Pharmacists carrying out early medicines reconciliation for patients admitted to hospital significantly reduce discrepancies in their medication and may even reduce their length of hospital stay and readmission, results of a pilot study suggest.
According to the National Institute for Health and Care Excellence, the health technology assessment body, medicine reconciliation is recommended to be undertaken within 24 hours of admission to hospital but the evidence base for this or even what happens in practice is not clear, say researchers.
In the first UK randomised controlled trial of a medicines reconciliation service versus usual care, researchers at Cambridge University Hospitals NHS Foundation Trust and the University of East Anglia found that in the intervention group, 98% (250 out of 255) of medicine discrepancies were resolved by the 45-minute reviews during admission.
Five pharmacists were responsible for carrying out the reviews which involved looking into any differences between patient records with no identifiable reason. They were also responsible for following up on any inconsistencies they found.
This was compared with the approach usually taken in the hospital, which the final analysis showed did involve some medicines reconciliation but not for everyone and not as thorough, the researchers report in BMJ Open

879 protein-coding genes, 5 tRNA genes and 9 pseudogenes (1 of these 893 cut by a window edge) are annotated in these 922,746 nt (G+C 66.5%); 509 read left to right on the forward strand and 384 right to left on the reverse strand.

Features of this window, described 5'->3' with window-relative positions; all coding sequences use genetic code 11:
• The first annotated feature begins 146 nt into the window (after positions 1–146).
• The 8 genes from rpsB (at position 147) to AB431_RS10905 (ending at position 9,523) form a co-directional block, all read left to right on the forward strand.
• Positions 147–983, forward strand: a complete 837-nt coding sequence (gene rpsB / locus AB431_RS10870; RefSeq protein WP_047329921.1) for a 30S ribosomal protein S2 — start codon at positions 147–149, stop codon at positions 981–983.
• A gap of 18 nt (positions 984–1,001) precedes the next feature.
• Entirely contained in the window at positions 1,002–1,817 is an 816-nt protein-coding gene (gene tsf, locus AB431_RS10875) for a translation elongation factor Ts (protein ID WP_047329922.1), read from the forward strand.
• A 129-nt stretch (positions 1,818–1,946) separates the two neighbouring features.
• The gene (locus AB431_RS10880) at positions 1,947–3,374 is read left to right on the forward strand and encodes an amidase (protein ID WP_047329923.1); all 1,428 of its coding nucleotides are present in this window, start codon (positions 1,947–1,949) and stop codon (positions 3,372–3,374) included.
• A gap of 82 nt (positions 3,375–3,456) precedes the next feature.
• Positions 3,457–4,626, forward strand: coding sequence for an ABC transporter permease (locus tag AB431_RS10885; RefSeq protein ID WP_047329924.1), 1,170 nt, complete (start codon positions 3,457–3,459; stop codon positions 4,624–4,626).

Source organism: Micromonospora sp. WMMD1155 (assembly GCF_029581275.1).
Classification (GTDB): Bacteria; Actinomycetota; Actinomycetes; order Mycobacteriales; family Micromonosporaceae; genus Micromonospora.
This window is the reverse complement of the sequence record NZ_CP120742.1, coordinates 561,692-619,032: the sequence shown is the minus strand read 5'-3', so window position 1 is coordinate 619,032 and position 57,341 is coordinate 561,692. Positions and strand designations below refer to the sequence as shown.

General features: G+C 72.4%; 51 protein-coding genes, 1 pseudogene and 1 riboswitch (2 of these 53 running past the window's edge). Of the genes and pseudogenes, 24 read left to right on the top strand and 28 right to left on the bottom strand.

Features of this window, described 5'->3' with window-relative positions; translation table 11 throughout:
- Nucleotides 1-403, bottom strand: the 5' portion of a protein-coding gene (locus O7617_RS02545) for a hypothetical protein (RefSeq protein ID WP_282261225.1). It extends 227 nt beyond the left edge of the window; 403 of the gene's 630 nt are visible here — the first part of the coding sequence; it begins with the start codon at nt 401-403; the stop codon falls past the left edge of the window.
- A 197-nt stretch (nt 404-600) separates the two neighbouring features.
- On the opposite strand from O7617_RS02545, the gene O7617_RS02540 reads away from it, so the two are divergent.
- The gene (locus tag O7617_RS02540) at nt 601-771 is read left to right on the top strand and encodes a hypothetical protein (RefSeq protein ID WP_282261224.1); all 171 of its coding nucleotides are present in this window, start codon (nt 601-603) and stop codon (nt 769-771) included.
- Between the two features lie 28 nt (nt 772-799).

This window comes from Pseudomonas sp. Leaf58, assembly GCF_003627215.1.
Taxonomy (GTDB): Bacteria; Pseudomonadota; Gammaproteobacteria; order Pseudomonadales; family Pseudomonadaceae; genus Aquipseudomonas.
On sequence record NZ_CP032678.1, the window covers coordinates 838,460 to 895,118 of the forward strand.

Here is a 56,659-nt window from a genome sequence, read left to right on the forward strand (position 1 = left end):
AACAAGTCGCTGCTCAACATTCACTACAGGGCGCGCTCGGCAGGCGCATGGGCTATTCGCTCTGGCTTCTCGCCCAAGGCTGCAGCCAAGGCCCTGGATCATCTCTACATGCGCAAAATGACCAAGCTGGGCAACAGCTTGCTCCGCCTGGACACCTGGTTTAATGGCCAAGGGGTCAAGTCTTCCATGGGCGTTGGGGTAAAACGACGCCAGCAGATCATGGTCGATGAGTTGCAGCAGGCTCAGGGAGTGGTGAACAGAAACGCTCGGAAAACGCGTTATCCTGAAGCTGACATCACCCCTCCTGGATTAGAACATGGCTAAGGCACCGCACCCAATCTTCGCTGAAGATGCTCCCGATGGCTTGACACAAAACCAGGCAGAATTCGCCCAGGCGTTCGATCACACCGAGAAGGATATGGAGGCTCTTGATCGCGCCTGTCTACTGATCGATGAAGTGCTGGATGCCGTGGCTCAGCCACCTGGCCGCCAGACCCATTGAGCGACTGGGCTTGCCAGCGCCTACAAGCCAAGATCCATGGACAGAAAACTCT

(online, 16 March 2017).
Over a nine-month period looking at 200 patients, the researchers found that in the intervention group, 99% of patients were seen within 24 hours and the vast majority of problems identified were resolved.
By contrast, in the control group, 60.8% of patients received medicines reconciliation at some point during admission, with an average 15-minute consultation.
At the point of discharge there were 268 unintentional medicine discrepancies in the usual care group compared with only two in the intervention group.
The researchers note that the UK government recommends that all patients receive medicines reconciliation from a member of the pharmacy team within 24 hours of hospital admission to ensure accurate transfer of information about medication between the different care settings.
Brit Cadman, study leader from the pharmacy department at Cambridge University Hospitals, said the research suggests that “while significant resources are required to undertake thorough medicines reconciliations this may be justified by cost savings realised through reduced length of stay and re-hospitalisation”.
Source: Courtesy David Wright
Co-author David Wright, from UEA’s school of pharmacy, says the aim of the study was to determine whether a randomised trial could be done in a hospital where the service was already being provided.
Further research now needs to be done to test if the approach is cost effective, the team says.
A spokesperson for the Royal Pharmaceutical Society says it “would support resource being invested in the pharmacy profession to improve patient care and reduce costs via reducing hospital readmissions and reducing length of stay”.
The spokesperson also points out that medicines reconciliation on discharge is a critical factor and that the schemes that enable clinical handover between hospital and community pharmacy can play a significant role in reducing readmissions.